Any strategy that is likely to frustrate the political process is also going to defeat the very purpose of stabilising the country and creating an environment conducive for pursuing policies that address the many challenges and threats.
In fact, and this is a point that shouldn’t be lost on the military, the socioeconomic and political divisiveness that marks Pakistan today is our biggest internal security threat, far worse than the Taliban whom the army is fighting and for which fight it needs the support of the people.
The situation offers a dilemma. The political process is riven by fault-lines but blocking the political process only deepens those fault-lines. Why should the military then not try for shock therapy? The problem with that approach is that the country cannot afford any more shocks; also, the political process at least promises, even if frustratingly slowly, the possibility of aggregating interests through the basic device of making compromises.
Pakistan is not peculiar in this regard. Many countries have passed through such transitions and reached the point where new actors have emerged and a mix of old and new actors have forced parties and groups to evolve norms and the rules of the game so essential for political stability even as actors vie for the resources of the state.
The competition, despite differences, unfolds within the confines of those rules. Countries have also tried consociationalism, a model of politics where groups and parties, usually antagonistic, have come together and worked on the basis of shared power.
An important point here is to appreciate that while it is important for the military to stay away from politics, this is merely a normative belief. In practice, it is equally important for political actors to deliver.
The current system in Pakistan is not suited to that for several reasons. It is not enough to say that the political process must go on. There are structural impediments to change through the process as it is currently configured.
This is why people frustratingly ask how they can get rid of faces that have consistently disappointed them. And yet, come election time they have no option but to choose from the very people who have disappointed them.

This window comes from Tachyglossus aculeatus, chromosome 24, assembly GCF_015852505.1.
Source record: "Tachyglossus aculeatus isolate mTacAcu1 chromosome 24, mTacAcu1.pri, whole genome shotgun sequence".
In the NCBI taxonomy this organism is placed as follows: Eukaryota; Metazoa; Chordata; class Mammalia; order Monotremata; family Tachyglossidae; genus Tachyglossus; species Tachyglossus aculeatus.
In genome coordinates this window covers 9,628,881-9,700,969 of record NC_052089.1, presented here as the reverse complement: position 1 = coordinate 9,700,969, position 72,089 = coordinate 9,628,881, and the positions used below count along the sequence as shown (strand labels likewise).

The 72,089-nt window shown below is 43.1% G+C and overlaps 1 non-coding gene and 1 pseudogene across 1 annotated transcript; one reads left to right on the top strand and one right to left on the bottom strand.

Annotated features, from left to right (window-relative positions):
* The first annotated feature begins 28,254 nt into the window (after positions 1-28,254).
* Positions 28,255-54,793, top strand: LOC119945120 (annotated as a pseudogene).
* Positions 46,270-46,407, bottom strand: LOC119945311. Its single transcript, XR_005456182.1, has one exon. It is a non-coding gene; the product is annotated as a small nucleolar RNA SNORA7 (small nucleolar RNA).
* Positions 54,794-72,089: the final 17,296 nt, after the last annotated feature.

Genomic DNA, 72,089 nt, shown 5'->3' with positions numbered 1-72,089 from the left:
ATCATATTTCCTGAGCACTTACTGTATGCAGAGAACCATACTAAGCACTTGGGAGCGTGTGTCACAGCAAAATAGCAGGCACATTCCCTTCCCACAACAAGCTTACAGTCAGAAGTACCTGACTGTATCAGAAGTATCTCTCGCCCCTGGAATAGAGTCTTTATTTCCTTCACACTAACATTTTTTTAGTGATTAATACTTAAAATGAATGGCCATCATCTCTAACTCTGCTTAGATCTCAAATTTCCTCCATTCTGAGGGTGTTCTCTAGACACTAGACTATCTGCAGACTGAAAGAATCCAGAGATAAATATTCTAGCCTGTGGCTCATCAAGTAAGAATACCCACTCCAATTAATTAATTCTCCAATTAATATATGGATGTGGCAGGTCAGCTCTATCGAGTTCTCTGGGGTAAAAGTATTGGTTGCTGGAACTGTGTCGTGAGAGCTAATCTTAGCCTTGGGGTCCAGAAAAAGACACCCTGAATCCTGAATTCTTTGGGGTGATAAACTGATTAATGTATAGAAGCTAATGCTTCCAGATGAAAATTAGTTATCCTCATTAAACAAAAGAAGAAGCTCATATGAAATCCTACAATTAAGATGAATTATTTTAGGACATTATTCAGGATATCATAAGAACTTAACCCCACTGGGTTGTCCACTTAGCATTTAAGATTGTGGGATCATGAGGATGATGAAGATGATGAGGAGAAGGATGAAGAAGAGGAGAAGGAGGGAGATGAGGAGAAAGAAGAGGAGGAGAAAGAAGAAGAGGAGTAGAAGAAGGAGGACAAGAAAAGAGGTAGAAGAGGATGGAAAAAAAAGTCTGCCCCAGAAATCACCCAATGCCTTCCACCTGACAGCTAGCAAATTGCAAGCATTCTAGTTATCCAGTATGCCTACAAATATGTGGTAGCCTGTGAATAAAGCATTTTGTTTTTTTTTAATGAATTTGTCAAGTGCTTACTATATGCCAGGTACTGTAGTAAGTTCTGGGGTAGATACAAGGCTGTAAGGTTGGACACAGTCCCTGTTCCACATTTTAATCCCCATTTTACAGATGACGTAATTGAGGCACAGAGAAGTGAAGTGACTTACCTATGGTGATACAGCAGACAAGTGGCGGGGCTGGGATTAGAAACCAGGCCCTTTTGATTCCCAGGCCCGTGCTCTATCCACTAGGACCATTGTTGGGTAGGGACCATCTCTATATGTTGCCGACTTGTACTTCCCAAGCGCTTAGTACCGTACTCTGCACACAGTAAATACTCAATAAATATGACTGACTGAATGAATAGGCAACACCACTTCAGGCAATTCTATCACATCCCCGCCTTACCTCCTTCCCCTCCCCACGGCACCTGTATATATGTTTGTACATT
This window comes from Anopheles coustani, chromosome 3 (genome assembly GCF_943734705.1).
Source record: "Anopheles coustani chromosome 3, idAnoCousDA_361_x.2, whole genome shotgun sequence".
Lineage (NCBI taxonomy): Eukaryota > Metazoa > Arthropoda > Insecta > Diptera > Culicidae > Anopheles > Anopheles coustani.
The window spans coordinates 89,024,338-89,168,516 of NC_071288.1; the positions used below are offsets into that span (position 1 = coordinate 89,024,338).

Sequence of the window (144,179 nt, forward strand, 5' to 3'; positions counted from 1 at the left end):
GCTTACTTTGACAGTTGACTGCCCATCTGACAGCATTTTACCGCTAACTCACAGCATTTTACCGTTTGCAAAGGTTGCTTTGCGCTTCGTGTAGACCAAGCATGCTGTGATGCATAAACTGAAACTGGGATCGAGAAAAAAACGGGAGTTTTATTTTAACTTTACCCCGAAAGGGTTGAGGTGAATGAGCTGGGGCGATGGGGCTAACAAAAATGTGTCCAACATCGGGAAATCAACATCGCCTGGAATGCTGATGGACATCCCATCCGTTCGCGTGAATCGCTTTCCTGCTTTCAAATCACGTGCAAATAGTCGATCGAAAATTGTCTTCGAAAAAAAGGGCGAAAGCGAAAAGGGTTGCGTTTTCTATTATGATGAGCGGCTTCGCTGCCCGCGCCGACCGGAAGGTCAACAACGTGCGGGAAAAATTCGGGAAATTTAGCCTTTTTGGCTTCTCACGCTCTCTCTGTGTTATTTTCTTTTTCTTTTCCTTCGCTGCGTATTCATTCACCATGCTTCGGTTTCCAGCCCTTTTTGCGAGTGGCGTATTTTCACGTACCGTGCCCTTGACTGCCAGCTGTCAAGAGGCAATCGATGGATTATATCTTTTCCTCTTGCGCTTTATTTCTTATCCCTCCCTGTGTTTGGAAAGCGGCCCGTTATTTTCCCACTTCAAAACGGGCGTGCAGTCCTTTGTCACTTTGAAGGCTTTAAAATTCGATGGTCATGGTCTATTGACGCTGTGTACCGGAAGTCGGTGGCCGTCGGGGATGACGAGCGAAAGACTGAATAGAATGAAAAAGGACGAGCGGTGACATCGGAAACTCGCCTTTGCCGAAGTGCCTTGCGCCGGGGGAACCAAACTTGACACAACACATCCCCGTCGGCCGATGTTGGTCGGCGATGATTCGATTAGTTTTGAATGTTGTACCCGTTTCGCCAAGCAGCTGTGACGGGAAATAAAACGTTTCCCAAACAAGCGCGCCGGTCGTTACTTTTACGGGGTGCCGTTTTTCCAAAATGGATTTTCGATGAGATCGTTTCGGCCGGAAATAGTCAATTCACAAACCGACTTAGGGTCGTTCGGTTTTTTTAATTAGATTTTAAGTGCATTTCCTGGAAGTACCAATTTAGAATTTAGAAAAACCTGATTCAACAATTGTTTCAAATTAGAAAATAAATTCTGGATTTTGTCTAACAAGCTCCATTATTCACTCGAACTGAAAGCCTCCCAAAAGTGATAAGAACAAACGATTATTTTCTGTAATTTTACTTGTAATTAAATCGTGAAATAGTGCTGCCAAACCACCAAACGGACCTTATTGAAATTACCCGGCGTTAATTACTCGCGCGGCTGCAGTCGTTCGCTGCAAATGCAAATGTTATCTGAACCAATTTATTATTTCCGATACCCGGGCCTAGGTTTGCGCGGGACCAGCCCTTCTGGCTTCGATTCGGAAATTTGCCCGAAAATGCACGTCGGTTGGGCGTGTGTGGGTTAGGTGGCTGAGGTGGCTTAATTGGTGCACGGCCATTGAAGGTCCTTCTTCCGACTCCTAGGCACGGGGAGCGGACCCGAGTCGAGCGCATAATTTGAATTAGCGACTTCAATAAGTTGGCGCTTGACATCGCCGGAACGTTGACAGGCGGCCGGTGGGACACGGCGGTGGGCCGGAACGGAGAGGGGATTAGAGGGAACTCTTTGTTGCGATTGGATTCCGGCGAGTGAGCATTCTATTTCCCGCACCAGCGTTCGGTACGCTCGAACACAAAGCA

It is therefore, important to tweak the process itself to ensure that the casting of vote actually becomes a meaningful exercise and is not just used by parties to come to power and remain unaccountable.
That exercise is yet to be undertaken. Given that, if the elections happen, and I shall stick my neck out and say that they will, they won’t change much in terms of governance.
For change to come and for the governments to become more accountable, the combination of the judiciary, media and civil society groups will have to remain vigilant against excesses as well as procrastination, but more so campaign for reform of the system itself, an issue that requires separate treatment.
As I wrote earlier, simply allowing the process to go on will not beget us the substance of democracy unless the system is reformed. And reforms are not just a function of allowing a system to operate. Someone has to look at the working of a system and say, ‘Hey, some of the parts aren’t in sync with the rest. We need to do something about them’.
Such a call would show an understanding that flawed parts cannot be made to work well unless they are rectified. It’s a conscious activity and denotes an intervention into the system.”
On the plus side, we do see signs that while the different institutions within the system are competing with each other, there is also a sense that this brinkmanship must not derail the system itself. This realisation denotes a sense of shared risk. That is a healthy development and promises to deliver from its womb the norms that define not just the form but the substance of democracy.
However, there is need to expedite this process and not just rely on a slow evolution.
The year 2013 will bring the elections, unless actors decide on a framework other than rational choice. The elections, if they throw out the current coalition, should have a salutary effect on the next government which will have to do better, even if marginally, from this one.
The media and the people will have to play a watchdog role and outside-the-government experts will have to identify the areas of reform for the government to become more accountable.
Some things will change; others won’t. The trick is to keep at it.
The writer is a senior journalist and has held several editorial positions including most recently at The Friday Times. He is currently senior adviser, outreach, at the Sustainable Development Policy Institute